Karl Heinz Bohrer: ‘Kohlhaas’s Revenge. Not a Moral Dispute, but Imaginative Intensity’.
Delivered at our Einstein Forum Saints and Madmen conference. (Listen to/download mp3)
* An online printable English translation is can be downloaded here. For those with e-book readers or Kindles, a free e-book version is available here.
We’re reading Kleist’s *Michael Kohlhaas* this month. There’s no introduction for this one — we are expert-free this month — but you’ll find a recording of a lecture ‘Kohlhaas’s Revenge. Not a Moral Dispute, but Imaginative Intensity’ by Karl Heinz Bohrer from our *Saints and Madmen* conference posted on the meeting page.
Please do post comments, questions, or suggested further reading on the meeting page over the coming weeks.
Finally, as we haven’t done so yet, Charlotte and I thought it would be nice to go for an early dinner after the meeting. Let me know if you’d like to come so that I can book a table.
Two weeks to the Kohlhaas meeting. Quick warning on the text. I found that many libraries only have copies of this in German, so if you need an English copy you may have to buy it. You can get a copy for around £5; let me know if this is prohibitive and we may be able to lend you one.
For those with e-book readers or Kindles, there’s a free e-book version of Michael Kohlhaas on Project Gutenberg, as part of ‘The German Classics of the Nineteenth and Twentieth Centuries, Volume 04’: http://www.gutenberg.org/ebooks/12060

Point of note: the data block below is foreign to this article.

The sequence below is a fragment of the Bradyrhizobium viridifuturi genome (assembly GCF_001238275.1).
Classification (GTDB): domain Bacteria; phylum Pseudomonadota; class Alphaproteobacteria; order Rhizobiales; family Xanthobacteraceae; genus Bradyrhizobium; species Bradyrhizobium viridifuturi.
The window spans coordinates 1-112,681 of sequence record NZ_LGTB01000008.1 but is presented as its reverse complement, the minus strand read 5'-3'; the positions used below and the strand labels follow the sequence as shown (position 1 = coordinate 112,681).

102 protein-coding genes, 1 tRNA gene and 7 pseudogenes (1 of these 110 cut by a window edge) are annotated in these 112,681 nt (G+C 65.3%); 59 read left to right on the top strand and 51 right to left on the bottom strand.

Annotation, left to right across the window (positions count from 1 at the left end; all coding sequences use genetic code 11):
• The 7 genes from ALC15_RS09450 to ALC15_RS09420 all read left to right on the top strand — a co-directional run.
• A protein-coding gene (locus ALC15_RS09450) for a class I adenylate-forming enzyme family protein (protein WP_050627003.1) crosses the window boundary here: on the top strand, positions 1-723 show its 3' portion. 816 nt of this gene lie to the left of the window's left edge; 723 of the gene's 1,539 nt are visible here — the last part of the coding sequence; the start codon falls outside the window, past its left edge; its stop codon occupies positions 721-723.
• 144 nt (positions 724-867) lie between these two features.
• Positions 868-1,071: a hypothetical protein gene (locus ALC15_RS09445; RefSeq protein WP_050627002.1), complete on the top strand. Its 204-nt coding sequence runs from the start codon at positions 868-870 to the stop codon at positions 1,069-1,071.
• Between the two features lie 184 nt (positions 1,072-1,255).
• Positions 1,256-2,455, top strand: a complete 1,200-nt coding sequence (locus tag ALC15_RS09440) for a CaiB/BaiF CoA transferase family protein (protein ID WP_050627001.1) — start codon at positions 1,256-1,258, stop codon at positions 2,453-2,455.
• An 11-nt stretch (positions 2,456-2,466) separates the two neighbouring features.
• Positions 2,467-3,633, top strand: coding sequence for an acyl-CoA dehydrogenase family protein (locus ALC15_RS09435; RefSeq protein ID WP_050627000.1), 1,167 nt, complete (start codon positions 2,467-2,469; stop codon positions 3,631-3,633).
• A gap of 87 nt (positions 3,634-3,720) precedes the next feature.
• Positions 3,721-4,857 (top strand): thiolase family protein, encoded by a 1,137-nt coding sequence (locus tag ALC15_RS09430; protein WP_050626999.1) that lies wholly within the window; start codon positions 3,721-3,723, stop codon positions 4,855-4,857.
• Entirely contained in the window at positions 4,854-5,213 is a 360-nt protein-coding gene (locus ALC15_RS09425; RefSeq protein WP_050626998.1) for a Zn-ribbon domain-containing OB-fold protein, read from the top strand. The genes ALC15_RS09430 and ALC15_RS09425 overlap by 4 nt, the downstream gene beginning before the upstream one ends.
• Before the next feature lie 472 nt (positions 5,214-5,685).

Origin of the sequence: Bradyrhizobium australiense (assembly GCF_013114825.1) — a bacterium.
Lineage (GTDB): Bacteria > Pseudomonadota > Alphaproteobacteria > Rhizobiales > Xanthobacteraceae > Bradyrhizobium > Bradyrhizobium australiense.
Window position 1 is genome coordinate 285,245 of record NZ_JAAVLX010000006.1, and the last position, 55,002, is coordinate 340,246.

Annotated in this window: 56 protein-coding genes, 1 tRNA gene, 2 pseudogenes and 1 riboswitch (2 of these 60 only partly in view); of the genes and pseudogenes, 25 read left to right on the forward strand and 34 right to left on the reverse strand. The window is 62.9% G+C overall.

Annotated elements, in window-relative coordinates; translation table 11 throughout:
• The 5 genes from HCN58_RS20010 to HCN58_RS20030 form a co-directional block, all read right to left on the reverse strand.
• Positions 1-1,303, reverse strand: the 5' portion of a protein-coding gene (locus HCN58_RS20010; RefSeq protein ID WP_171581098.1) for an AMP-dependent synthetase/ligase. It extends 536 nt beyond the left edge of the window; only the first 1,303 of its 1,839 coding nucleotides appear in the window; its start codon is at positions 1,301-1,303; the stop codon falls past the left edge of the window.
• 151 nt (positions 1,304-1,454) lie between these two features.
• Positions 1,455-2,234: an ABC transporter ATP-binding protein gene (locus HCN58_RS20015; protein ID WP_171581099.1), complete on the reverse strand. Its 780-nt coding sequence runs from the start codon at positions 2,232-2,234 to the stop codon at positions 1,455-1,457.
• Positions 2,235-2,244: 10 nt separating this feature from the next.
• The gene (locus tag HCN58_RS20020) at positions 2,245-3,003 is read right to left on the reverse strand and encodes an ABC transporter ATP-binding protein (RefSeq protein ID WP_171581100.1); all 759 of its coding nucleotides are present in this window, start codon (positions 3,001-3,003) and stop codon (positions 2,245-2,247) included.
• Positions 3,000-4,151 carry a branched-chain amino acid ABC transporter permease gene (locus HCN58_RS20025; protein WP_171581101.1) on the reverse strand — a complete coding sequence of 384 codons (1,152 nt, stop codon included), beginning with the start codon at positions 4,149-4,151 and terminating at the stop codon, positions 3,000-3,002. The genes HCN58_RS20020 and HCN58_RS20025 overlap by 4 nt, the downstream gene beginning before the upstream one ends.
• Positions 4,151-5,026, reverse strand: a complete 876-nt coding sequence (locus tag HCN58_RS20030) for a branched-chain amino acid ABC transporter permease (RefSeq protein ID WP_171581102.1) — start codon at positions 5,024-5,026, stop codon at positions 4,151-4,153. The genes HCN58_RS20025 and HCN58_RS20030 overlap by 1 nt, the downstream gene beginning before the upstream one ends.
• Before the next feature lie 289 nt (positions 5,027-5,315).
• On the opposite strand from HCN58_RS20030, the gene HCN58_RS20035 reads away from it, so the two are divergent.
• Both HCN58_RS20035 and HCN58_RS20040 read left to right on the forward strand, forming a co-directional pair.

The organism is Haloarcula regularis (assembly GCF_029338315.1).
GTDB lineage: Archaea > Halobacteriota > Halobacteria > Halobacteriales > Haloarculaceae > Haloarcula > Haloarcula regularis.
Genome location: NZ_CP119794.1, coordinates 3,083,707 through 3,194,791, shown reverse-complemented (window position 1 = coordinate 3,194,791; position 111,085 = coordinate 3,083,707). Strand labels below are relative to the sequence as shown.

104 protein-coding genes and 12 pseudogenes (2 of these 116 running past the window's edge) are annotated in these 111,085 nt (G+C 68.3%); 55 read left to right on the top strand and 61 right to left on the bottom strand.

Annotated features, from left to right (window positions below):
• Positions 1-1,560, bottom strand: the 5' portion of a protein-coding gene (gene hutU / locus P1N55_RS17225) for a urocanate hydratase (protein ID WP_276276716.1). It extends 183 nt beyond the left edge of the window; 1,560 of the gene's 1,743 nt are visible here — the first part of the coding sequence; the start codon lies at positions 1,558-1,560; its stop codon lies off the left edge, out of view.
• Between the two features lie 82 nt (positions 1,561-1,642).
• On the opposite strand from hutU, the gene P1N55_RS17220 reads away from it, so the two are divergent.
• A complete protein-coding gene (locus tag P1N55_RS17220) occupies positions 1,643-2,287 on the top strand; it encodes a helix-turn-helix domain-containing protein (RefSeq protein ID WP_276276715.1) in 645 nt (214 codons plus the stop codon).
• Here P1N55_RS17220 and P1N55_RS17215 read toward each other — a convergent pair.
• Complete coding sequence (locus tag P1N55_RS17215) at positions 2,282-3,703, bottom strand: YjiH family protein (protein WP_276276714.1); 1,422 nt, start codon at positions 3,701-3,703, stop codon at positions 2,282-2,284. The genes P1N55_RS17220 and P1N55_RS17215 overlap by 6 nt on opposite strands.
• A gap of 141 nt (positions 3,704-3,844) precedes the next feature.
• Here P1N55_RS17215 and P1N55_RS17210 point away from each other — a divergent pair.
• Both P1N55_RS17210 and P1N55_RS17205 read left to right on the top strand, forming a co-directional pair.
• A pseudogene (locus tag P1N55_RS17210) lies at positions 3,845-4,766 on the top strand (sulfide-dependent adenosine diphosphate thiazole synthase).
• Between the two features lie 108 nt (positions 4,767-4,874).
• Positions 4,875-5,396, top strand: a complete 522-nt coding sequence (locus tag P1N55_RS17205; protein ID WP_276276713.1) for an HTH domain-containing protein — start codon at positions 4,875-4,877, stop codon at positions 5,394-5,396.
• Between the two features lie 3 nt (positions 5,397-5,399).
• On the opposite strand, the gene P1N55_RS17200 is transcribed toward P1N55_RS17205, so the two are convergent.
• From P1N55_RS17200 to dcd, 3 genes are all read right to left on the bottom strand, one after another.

I know it’s meant to be farce, but I’m actually finding it quite depressing reading *Michael Kohlhaas*. I am struck by how much the plot follows pretty exactly Jonathan Shay’s analysis of moral harm and particular kind of trauma. He worked with Vietnam vets with PTSD and discovered a consistent pattern of events, which is likewise prominant in the *Iliad*, that leads to traumatic moral harm: first, the betrayal of ‘what’s right’ by someone in a position of authority, someone on whom one is dependent – in this case, not the abduction of the horses, but the letter from the court dismissing his grievance is what pushes Kohlhaas over the (first) edge; and, following this, there is the loss of someone particularly dear (Kohlhaas his wife; Achilles, Patrocles). With foreboding, I anticipate another cycle of betrayal and loss, as Kohlhaas has his case heard in Dresden. It is this pattern that triggers ‘bezerker’ behaviour.
I’m not sure yet what any of this has to do with integrity – except perhaps in thinking about the particular kind of harm done Kohlhaas, that makes out of a perfectly ordinary, upright, decent, reasonable man an unhinged, obsessive thing.
I only realised after the fact that the model for Kohlhaas is Socrates (Socrates through a glass darkly, of course). It was something about the prominence of his two young boys he was carrying around with him.
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